1. In German, sentences begin with the subject or with the question word (wer, was, wohin, ...).
2. The second position in the sentence is then reserved for the conjugated verb.
3. Other parts of the verb, such as its infinitive or a participle often come at the very end.
But how do we know the order that every other bit of information, such as when, where, or how an action takes place, contained within the sentence comes in?
TEKAMOLO might sound kind of like Japanese at first, but it’s not! It’s actually a very useful rule with a slightly odd name that will make sense in just a second. The TEKAMOLO rule is helpful because it tells us how various details should be ordered in a German sentence. In a nutshell, it stands for the words TEmporal, KAusal, MOdal and LOkal, and that is the order that the complements that describe various things take in a normal sounding sentence in German.
This is really much easier to understand using a table:
When? For how long?
wann? wie lange?
How something is or takes place
Where? To where? From where?
wo? wohin? woher?
Place and/or direction (location)
Peter ist gefahren.
This sentence doesn’t really tell us all that much - we need more details!
If we beef it up a bit, we might get this:
am Montag wegen eines Meetings mit dem Zug nach München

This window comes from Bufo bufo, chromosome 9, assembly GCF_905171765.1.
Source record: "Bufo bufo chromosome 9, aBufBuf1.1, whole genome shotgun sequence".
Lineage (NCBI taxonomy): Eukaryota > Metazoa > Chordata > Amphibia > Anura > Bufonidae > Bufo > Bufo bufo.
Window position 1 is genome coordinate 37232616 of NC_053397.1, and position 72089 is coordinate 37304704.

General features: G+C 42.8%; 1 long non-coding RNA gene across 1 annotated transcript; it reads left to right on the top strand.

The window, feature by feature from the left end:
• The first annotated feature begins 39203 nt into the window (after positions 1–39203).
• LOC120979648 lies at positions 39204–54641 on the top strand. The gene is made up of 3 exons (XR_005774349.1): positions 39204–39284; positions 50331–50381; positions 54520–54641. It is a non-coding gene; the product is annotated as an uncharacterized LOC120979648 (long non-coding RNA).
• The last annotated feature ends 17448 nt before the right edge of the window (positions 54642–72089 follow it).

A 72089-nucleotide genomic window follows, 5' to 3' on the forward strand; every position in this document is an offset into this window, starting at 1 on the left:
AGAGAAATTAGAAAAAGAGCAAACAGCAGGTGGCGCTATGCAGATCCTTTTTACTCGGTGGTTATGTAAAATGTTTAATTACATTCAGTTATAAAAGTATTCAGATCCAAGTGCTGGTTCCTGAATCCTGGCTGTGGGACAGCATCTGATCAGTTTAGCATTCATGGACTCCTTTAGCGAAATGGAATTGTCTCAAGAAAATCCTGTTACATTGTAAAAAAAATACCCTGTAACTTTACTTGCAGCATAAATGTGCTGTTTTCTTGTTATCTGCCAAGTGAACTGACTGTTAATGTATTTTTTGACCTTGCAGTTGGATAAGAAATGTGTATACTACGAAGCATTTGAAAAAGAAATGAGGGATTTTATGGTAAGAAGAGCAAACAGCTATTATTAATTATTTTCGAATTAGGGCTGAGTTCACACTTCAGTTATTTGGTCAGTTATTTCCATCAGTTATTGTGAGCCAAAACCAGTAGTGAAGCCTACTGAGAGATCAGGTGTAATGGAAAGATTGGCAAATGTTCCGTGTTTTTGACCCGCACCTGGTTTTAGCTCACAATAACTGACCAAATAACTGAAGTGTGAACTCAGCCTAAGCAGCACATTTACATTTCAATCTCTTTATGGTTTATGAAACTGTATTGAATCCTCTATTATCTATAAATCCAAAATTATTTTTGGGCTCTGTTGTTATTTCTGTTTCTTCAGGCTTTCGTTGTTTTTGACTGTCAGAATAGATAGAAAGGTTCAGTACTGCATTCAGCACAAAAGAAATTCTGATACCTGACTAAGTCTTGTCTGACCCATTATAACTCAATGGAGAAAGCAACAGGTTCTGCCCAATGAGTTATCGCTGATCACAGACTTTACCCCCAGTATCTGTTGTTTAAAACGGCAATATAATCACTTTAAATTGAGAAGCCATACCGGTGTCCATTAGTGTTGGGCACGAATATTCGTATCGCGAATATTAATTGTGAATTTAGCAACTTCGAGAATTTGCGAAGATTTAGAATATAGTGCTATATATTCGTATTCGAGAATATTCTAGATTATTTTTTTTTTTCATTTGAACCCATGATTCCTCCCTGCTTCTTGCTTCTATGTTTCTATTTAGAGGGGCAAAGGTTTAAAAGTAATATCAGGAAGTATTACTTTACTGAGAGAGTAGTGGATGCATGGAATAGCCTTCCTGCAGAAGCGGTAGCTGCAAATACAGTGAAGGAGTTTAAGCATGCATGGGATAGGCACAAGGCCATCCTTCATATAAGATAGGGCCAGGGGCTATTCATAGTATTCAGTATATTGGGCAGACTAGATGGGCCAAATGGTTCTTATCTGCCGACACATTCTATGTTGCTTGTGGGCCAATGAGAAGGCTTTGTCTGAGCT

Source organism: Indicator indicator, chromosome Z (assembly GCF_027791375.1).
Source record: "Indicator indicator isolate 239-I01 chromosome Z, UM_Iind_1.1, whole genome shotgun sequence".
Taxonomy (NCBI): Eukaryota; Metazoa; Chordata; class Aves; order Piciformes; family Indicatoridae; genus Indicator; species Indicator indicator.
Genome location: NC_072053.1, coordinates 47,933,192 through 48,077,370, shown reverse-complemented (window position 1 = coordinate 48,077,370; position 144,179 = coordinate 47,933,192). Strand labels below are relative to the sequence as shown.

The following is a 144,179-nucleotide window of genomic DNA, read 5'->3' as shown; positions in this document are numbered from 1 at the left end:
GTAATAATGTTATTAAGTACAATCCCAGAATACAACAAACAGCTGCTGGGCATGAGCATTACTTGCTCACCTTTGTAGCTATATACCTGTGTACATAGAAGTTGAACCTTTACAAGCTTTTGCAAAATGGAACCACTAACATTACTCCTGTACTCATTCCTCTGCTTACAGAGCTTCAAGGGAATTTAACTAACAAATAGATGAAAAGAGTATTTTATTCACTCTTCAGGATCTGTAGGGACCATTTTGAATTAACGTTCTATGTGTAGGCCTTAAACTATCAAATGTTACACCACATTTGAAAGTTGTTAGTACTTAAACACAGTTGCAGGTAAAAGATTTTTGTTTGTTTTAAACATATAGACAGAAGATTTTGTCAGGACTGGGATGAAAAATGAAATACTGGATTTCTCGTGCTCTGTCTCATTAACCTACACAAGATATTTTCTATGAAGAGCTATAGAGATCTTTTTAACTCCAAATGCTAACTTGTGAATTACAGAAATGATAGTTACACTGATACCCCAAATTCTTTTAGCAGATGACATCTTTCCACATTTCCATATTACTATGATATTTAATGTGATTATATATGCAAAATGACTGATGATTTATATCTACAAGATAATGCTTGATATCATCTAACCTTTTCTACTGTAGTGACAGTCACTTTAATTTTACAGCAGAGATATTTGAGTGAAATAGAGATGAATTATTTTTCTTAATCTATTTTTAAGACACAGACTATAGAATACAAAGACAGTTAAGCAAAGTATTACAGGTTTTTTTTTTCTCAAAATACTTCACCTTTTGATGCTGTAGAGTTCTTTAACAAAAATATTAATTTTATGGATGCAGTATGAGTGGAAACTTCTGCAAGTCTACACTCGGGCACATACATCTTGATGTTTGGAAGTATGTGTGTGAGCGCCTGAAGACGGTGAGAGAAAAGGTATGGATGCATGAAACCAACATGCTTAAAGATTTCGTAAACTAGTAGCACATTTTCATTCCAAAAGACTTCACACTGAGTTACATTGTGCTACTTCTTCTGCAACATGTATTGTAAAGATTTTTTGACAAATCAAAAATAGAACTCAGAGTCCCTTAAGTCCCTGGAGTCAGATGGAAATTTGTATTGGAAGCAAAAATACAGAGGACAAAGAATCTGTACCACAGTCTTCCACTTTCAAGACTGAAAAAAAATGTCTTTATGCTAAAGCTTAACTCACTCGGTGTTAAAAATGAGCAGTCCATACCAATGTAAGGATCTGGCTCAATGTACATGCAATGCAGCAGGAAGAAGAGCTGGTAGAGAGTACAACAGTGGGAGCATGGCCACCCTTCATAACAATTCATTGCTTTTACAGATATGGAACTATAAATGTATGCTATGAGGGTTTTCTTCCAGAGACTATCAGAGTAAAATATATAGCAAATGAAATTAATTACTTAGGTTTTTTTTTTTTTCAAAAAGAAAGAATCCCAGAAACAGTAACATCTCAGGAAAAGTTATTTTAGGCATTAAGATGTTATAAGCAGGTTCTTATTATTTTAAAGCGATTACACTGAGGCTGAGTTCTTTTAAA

Peter took the train to Munich for a meeting on Monday.
Much better! Now, let’s take a closer look.
TEmporale Angabe (when?)
KAusale Angabe (why?)
wegen eines Meetings
MOdale Angabe (how?)
mit dem Zug
LOkale Angabe (where?)
The TEKAMOLO rule is the standard rule for a neutral sentence. Neutral sentences are those that don’t place emphasis on anything in particular. It is often the case, however, that we might want to emphasize a certain bit of information - this would change how the sentence is built.
- Warum ist Peter in München?
Why is Peter in Munich?
- Er ist wegen eines Meetings (am Montag mit dem Zug) nach München gefahren.
He went to Munich (on Monday on the the train) because of a meeting.
As you can see above, it is possible to move the bits around, particularly to the start of the sentence, in order to place more emphasis on a specific bit of information (in this case the "why").
BUT REMEMBER: the LOcal information (relative to place or direction) must ALWAYS be at the end of the sentence!
This might seem a little bit complicated, but don’t worry about it. If you practice the TEKAMOLO rule by using it when you speak, or looking for it when you hear or read something, you’ll see that it’ll become easier and easier for you.
If you change the order and deviate from TEKAMOLO, it sounds a bit odd to native German speakers :). Just remember this easy rule ;).